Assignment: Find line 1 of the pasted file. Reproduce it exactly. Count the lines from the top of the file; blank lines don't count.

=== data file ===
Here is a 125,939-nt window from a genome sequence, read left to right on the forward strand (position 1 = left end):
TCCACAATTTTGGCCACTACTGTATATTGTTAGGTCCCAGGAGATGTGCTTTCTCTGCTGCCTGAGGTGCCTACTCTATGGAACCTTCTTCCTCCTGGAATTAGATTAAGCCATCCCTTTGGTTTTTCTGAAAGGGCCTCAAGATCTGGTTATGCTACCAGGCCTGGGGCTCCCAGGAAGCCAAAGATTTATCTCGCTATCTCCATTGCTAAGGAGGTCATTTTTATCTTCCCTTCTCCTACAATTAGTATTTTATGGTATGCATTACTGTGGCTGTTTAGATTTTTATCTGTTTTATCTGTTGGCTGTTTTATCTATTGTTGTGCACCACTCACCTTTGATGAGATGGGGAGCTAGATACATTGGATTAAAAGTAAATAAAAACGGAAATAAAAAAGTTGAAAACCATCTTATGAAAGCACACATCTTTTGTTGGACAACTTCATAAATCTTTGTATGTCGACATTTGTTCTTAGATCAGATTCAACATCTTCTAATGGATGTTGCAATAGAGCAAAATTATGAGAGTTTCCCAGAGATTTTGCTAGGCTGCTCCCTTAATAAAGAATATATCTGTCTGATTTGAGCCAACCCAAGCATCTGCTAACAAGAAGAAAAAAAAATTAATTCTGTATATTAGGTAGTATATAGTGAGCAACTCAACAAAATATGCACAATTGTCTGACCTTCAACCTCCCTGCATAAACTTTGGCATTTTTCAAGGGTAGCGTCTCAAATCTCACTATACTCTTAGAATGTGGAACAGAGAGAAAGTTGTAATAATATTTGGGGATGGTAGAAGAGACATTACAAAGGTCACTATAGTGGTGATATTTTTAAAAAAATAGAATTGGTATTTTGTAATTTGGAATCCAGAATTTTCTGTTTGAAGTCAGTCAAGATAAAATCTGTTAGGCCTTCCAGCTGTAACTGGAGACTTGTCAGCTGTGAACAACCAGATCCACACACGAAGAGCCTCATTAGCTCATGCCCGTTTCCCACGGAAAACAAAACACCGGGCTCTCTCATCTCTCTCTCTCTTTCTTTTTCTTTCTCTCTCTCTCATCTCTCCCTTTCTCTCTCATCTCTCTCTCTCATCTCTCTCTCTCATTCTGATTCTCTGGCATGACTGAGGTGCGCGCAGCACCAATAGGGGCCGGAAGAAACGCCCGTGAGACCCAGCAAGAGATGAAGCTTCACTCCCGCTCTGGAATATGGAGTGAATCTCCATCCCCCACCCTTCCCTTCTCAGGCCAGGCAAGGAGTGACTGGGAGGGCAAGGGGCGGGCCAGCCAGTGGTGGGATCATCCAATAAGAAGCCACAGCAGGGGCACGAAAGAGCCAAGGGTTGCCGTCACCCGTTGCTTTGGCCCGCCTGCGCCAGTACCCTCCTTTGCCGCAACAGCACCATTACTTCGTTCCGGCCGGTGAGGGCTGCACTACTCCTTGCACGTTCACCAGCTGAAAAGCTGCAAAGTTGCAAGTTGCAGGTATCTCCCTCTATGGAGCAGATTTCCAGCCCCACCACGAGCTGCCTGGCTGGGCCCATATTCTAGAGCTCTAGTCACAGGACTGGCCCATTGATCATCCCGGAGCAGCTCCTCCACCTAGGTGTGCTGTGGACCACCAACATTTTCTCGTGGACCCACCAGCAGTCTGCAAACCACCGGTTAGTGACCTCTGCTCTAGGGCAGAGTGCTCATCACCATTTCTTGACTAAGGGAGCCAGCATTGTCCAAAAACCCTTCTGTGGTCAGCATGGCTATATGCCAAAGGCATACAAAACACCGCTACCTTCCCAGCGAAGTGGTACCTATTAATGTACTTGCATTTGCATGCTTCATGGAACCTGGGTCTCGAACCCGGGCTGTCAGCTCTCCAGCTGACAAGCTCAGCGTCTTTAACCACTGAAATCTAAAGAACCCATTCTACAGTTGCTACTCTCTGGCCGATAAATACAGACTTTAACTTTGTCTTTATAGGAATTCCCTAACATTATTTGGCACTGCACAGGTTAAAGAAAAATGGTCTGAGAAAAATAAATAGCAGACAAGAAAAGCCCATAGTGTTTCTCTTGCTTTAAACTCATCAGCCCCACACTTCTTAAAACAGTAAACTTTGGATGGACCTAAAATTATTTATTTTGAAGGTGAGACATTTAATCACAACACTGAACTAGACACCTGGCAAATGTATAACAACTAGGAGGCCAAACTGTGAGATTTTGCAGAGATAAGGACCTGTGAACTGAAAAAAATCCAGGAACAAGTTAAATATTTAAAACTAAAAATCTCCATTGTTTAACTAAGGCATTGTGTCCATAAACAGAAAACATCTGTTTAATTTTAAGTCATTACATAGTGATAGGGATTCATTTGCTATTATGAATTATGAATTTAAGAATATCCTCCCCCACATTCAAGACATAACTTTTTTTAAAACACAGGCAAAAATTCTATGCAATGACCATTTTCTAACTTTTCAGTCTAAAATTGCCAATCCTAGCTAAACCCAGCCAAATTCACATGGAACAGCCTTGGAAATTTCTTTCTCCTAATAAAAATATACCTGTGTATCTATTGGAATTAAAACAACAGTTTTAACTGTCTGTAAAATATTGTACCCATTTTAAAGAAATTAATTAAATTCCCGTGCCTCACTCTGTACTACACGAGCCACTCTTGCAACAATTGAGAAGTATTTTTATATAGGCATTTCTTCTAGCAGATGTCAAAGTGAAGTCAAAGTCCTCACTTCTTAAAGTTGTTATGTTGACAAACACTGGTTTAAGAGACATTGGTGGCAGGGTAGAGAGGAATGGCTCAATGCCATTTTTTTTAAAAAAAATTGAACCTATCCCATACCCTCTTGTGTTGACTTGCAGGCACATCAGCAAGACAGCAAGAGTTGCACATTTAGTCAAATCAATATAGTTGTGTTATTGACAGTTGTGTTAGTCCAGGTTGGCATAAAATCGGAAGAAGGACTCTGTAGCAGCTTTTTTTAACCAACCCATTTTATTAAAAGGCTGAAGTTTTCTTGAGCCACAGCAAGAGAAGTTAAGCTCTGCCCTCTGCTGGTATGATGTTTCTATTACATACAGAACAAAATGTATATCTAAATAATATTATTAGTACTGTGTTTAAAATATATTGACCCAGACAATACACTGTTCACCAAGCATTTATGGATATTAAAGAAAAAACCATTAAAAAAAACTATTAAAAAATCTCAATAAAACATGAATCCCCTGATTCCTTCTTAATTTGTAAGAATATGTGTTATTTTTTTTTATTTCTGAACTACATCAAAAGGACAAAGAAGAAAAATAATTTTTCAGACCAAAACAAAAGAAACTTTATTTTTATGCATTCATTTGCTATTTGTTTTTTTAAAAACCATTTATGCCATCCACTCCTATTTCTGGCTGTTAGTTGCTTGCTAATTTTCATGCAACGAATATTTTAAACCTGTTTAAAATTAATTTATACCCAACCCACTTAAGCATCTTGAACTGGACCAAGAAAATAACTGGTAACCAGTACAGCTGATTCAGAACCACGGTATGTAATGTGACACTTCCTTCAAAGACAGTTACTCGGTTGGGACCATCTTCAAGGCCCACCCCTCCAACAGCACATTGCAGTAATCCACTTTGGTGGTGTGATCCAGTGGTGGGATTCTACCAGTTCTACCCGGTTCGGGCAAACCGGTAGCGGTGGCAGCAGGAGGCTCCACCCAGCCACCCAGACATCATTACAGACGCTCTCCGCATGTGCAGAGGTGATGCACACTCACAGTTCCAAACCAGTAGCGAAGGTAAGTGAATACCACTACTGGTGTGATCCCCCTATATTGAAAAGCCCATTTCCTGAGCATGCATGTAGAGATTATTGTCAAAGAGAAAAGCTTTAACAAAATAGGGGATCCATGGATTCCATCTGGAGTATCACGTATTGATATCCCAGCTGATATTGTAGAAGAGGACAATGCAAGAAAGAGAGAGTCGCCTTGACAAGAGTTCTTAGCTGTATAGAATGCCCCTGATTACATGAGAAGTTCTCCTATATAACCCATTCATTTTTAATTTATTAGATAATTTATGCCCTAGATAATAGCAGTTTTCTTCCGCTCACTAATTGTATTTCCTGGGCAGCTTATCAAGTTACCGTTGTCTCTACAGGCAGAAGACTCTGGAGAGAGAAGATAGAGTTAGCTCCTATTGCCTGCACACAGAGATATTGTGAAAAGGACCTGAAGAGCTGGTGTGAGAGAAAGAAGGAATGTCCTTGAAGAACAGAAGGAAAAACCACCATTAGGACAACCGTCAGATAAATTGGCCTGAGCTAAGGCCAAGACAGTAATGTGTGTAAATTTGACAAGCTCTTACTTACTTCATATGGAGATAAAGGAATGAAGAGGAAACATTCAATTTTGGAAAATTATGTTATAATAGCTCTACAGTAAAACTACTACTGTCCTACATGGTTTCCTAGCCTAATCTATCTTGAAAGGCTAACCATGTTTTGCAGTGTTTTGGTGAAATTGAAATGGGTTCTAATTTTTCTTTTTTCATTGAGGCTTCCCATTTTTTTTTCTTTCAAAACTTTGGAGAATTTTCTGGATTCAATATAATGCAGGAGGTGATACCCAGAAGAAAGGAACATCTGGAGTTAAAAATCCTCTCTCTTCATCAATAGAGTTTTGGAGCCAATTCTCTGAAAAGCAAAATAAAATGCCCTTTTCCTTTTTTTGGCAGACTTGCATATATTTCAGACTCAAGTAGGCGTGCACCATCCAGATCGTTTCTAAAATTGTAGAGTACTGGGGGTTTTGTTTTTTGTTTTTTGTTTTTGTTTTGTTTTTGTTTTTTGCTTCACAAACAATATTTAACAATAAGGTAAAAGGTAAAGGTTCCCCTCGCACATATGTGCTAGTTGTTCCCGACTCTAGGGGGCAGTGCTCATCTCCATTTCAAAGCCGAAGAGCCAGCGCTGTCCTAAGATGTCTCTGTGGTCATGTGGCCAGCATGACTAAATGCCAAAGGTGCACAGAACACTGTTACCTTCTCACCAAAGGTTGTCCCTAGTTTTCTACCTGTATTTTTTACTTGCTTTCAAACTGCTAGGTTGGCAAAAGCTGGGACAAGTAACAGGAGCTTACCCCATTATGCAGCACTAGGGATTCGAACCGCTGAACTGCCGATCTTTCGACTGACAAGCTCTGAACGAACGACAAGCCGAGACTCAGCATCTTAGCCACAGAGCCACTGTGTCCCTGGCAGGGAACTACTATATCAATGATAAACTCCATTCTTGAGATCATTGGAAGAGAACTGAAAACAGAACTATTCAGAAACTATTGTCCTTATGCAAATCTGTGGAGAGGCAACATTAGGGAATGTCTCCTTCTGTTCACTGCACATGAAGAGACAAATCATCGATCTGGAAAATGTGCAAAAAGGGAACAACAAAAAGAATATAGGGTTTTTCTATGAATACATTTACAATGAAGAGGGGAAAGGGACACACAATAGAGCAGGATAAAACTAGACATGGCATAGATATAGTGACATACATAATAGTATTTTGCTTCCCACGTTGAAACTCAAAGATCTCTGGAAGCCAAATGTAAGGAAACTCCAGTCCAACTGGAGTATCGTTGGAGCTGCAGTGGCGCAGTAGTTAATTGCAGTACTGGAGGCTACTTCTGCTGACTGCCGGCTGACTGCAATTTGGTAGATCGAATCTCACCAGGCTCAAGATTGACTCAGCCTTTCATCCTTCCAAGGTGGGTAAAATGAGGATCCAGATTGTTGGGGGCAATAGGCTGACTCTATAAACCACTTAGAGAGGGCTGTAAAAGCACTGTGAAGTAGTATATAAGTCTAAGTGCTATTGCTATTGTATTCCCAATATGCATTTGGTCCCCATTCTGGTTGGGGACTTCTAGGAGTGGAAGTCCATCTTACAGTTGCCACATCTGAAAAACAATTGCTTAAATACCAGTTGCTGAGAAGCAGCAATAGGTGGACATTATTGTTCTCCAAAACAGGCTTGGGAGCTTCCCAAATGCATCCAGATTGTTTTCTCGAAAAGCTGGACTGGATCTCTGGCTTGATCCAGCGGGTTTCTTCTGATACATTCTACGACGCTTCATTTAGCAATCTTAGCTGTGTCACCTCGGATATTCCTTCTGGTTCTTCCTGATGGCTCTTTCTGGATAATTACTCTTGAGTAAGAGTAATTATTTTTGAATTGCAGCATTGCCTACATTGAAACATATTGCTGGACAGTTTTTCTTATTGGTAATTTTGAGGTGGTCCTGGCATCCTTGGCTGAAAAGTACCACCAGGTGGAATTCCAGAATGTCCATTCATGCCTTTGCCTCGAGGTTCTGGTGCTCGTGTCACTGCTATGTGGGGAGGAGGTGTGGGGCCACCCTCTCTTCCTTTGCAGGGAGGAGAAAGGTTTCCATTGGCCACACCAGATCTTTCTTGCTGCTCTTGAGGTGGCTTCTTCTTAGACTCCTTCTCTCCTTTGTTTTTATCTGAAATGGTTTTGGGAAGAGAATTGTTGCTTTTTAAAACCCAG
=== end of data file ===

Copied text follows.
Here is a 125,939-nt window from a genome sequence, read left to right on the forward strand (position 1 = left end):